When he joined, the building appropriation had not been made. Dr. Sanchez described the problems in getting enough money to keep a staff alive through the struggles of picking an architect, who was not selected. They nearly lost $50,000 that Steve Strain claimed was owed him even though they had told him he was welcome to do some preliminary drawings without their being committed to paying him. They eventually picked the design firm they felt best suited and came up with a figure of $6,500,000.

Most of the work in the first two years was legislative and he served on the legislative committee. He feels that one of the biggest strengths was Bruce King. Dr. Sanchez feels that without King there might not be a Farm & Ranch Heritage Museum today.

The consultant feels that once the building is up the rest will follow. In a few years the industries, peanut, dairy, beef, will think it is indispensable. Once the Farm Bureau and Cattle Growers start having their meetings there community activities, such as quinceañeras, weddings, and ethnic groups, will start meeting there.

Tape 2, Side A

Dr. Sanchez describes his activities in private fundraising. Whenever he talks to any group, he points out that the foundation exists and needs contributions, including for the collections. People are willing to give if the item will be respected and possibly returned. He feels they have a very good collection policy.

The consultant was excited to move from thirteen acres on the golf course to forty-seven acres on Dripping Springs Road. He feels space is needed to display animals and to not display one breed of cattle over another. He feels the worse thing that could happen to the Museum is to not be objective.

He feels that the Museum should remain under the Office of Cultural Affairs. He believes placing it under New Mexico State University would set up a competition for funds and that the Museum would be just another branch of the school, not "a star that's shining out there on its own."

The consultant believes that research and education are two of the most important aspects of the Museum's mission. The research issues should be those that are publicly important to counteract negative publicity that farmers and ranchers are being given. He feels that programs should be transmitted directly to classrooms. A film could be made, for example, of his intensive grazing system at his farm. The film would be educational now and ultimately be historical.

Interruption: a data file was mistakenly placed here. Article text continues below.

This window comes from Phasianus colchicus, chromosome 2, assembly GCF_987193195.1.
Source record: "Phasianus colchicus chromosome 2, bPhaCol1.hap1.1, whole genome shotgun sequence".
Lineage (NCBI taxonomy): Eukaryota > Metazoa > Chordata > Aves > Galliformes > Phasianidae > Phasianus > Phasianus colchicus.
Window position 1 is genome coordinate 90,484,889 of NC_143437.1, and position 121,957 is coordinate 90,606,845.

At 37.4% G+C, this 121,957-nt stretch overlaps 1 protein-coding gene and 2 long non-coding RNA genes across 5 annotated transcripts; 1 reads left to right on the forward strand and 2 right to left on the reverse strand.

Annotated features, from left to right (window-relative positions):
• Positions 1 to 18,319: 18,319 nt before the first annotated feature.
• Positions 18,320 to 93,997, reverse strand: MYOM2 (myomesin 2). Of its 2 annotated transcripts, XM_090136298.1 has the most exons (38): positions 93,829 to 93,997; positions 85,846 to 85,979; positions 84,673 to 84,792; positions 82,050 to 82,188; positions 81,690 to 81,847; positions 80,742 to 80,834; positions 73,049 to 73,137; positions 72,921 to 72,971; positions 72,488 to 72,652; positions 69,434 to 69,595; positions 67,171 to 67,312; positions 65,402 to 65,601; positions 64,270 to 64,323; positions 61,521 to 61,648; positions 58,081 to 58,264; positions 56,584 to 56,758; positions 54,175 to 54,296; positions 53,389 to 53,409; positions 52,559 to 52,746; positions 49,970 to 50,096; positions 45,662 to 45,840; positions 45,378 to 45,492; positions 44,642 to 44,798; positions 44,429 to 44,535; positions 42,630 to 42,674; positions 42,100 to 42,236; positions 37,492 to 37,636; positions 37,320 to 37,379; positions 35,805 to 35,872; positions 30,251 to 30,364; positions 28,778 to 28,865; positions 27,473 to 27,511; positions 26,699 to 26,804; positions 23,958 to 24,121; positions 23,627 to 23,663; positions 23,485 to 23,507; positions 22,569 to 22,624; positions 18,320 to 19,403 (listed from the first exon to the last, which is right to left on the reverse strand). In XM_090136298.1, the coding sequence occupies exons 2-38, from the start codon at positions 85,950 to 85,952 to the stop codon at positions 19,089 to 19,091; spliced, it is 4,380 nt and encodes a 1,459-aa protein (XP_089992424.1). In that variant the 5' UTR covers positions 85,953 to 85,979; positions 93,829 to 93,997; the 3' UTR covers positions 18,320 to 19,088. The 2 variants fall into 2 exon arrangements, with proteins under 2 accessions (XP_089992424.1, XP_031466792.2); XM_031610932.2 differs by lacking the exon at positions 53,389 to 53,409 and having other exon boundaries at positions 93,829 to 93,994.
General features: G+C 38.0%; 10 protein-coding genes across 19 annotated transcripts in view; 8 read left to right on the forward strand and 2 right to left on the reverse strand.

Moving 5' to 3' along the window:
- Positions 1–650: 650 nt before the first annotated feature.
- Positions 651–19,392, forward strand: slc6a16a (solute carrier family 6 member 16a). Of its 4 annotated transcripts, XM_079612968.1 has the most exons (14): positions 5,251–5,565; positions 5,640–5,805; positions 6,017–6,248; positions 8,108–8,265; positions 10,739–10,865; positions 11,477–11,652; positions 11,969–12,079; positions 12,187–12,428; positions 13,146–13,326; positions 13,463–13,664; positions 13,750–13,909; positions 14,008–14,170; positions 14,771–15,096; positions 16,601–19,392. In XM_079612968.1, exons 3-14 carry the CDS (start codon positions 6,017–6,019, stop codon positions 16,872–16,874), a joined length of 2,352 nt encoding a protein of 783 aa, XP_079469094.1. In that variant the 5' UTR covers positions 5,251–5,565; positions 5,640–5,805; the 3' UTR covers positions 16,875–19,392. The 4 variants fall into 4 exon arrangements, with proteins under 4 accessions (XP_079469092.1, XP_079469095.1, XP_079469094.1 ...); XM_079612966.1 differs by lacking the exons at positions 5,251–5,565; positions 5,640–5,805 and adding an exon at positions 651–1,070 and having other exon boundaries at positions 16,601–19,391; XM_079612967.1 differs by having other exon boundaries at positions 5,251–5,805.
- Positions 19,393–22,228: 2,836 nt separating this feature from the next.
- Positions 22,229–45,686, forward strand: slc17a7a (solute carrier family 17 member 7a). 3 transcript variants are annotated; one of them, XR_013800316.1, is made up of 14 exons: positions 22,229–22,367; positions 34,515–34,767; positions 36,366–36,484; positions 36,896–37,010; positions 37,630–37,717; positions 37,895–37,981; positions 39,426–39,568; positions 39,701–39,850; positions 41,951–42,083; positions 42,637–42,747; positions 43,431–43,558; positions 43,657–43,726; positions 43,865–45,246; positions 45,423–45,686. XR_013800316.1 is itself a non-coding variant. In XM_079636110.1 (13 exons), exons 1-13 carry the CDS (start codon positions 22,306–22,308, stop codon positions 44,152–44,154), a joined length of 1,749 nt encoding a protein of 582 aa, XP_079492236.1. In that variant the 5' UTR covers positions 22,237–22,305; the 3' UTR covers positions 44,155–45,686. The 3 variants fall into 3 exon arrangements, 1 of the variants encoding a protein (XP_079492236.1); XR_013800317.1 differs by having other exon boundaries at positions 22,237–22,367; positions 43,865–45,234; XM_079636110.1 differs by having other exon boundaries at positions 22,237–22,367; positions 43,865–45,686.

Dr. Sanchez feels there has not been a conflict of interest with any of the board members or leaders in the foundation. He feels most are not there for financial gain nor anyone wanting to do anything other than its mission, which is to preserve, collect and educate the public of the positive side of agriculture. People have differences of opinion; they state their differences, vote on it, and then move on with what the majority wants.

The consultant feels the best way to acknowledge the contributions of the very earliest people who worked with Dr. Thomas and Dr. Stephens would be to include them in a filmed orientation session welcoming visitors to the Museum. He feels this would be more attention-grabbing than a plaque on the wall.

Dr. Sanchez feels that the process of starting the Museum was easier than he expected. He feels that Governor Bruce King was very committed to the idea and was instrumental in getting the Museum off the ground.

His vision for the future of the Museum would be to have the exhibits be on a par with the Natural History Museum in Denver. He hopes to see established groups such as the Farm Bureau and the Chile Institute meet at the Museum and the community use the patio for weddings, festivals and the like.

He would also see a farmers' market supplying fresh fruits and vegetables and feels that children would find it rewarding to see milk turn into cheese and butter. He would like the Museum to show what the producers are doing for the environment and the research on such things as raising the oxygen level of water being returned to the Rio Grande and the effects of hormones on beef, etc.

He feels that perhaps in twenty years the Museum will be self-sufficient and that farmers and ranchers from all over the state will develop a sense of ownership in the Museum, realizing that an individual cannot do the research or the facility to tell the complete story.

Tape 2, Side B

Dr. Sanchez feels the Museum will be a good balance to the other museums in the state. It's the largest museum built in the last twenty years in the United States and it will be the largest agricultural museum. The real emphasis will be on the early settlers and also be a forum on all the land issues that come up in New Mexico.

Finally, he refers to a family history, Dawn Comes to Jarales, as a good source of material.